Members of the Yale Delta Kappa Epsilon fraternity have come under fire after members chanted slogans such as “No means Yes” and “Yes means Anal” in a video that went viral. While Yale is keeping quiet about what disciplinary actions the institution may take, the Yale Chapter of DKE is banned from doing any more pledge activities.
I am glad that the Yale DKE has been disciplined by the governing body of the fraternity, but I’m still annoyed that this shit happened in the first place. What I do worry about are the many students who are involved in Greek life, who are smart, judicious, and care about community, who aren’t heard of because “Fraternities/Sororities Gone Bad” stories are all we hear in the media.
I have friends who are involved in fraternities an sororities that defy the stereotypes we have about Greek life. My friend Max is in a fraternity, doesn’t wear popped-collar pink polo shirts, doesn’t treat women like disposable blow-up dolls, and is very active in community events, when he’s not working for the local radio station as a sports reporter. My friends in Kappa Alpha Theta and Chi Omega sororities perform annual blood drives, hold fundraisers benefiting charities that help survivors of domestic violence, and can be seen in T-shirts, sweatshirts, and jeans, rather than anything from the infamous Pi Phi rush dress code.
I think it’s wrong to say “Oh, you’re in a fraternity/sorority? Okay, you’re so not feminist”. I think it’s wrong when Greek organizations permit disgusting behavior, like vandalism, classism in the form of demanding that all pledges wear Tory Burch flats, or perpetuation of rape culture. I think the hubbub around this case is a good opportunity for Greek organizations to come forward, condemn this behavior, and do things that promote them in a positive way, such as partnering with organizations like the Great American Condom Campaign, Men Can Stop Rape, Human Rights Campaign, EMILY’s List, and so on and so forth.
People do look up to Greek organizations, so if they set a good example about safer sex, what consent really means, promoting equal rights, etc, others just might follow suit.
As a side note, once Yale resolves this current controversy with the fraternity, I’d like them to continue on a more pressing issue: Actually providing scholarships to their graduate students. Come on Yale, you have more money than God. It’s wouldn’t’ kill you to spend some of it on your students.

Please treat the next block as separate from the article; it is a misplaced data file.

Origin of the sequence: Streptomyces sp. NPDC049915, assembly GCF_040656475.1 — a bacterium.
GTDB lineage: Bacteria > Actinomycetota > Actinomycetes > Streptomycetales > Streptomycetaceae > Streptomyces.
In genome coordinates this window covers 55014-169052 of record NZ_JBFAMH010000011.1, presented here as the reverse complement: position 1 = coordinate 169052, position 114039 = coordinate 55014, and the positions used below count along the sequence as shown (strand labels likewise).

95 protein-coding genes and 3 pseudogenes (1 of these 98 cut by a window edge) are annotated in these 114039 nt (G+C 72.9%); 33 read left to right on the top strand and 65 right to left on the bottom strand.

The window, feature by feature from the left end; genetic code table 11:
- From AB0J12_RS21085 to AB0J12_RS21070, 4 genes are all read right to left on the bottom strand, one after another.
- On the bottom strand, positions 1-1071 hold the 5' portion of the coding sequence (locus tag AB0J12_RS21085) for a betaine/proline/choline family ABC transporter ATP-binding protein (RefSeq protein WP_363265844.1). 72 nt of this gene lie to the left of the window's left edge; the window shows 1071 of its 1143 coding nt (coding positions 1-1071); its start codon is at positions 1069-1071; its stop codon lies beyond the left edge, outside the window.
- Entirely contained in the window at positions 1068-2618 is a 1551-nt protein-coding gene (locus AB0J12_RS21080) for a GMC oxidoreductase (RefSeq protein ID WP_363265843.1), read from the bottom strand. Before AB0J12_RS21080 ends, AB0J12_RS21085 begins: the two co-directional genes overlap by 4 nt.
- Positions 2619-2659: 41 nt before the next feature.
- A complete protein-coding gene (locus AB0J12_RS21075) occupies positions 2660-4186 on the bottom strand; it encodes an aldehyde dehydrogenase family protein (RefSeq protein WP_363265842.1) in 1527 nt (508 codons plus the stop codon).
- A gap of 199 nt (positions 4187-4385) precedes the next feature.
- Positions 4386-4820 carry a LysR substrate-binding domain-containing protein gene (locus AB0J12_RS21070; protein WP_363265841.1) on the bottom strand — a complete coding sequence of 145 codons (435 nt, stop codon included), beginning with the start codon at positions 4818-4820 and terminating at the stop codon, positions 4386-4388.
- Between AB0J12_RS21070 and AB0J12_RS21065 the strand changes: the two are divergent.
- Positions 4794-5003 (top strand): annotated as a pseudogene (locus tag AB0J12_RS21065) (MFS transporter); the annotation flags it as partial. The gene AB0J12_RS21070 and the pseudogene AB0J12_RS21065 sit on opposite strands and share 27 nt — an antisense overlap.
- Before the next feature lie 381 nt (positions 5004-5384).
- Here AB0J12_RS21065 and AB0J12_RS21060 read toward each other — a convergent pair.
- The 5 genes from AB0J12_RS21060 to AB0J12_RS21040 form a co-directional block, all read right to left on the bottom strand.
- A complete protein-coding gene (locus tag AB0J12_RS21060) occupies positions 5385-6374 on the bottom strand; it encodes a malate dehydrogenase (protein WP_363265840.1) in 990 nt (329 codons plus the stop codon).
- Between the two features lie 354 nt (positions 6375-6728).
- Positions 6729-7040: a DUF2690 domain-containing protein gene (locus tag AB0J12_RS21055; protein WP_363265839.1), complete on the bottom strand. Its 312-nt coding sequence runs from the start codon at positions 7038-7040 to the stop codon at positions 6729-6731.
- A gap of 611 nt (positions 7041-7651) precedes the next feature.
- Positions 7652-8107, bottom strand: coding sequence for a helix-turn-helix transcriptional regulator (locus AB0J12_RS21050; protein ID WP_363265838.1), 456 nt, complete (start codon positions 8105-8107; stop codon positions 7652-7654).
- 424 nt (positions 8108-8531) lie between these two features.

October 5, 2010 § 1 Comment
Two years ago, the state of Colorado voted down a proposed “personhood amendment”, which would declare that “the term ‘person’ shall apply to every human being from the beginning of the biological development of that human being.” Evidently, anti-choicers can’t seem to take “no” for an answer, and Amendment 62 is yet again on the ballot this November.
Choice USA’s video points does a better job of poking holes in Amendment 62′s logic than I ever could.
Colorado readers–please fight tooth and nail against this anti-choice, anti-woman, and just plain idiotic proposal.
September 28, 2010 § 9 Comments
I’ve heard people refer to the trend of woman wearing revealing Halloween costumes as “Slutoween.” I don’t particularly like this term, because I don’t like slut-shaming of any kind. However, both Victoria’s Secret, and Frederick’s of Hollywood seem to be promoting Racially-Insensitive O’Ween, which just plain fucked up.
On The VS website, you can purchase a variety of costumes under the “Sexy Little Fantasies” brand. These include Sexy Bride, Sexy Nurse, Sexy Flight Attendant, and Sexy Senorita:
Because being a stereotypical Latin American is an occupation, too. And it’s perfectly acceptable to co-opt and fetishize a growing population demographics clothing and culture.
One of VS’s rivals, Frederick’s of Hollywood, is guilty of this practice as well.
This “Three-Piece Shanghai Girl” getup is what would happen if someone took the 2 Live Crew song “Me So Horny,” and made it into a costume.
Frederick’s didn’t have an Asian model this outfit, and VS didn’t have a Latina model theirs. Frankly, this wouldn’t make these costumes any less racist, since they rely on fetishism and inaccurate stereotypes about Latin American and Asian women.
I’m also confused as to why VS and Frederick’s think that insulting and alienating their customer base is a good idea. Both companies rely on young woman for their business, and judging by the traffic these businesses get during any given weekend, their customer base is far from being exclusively white.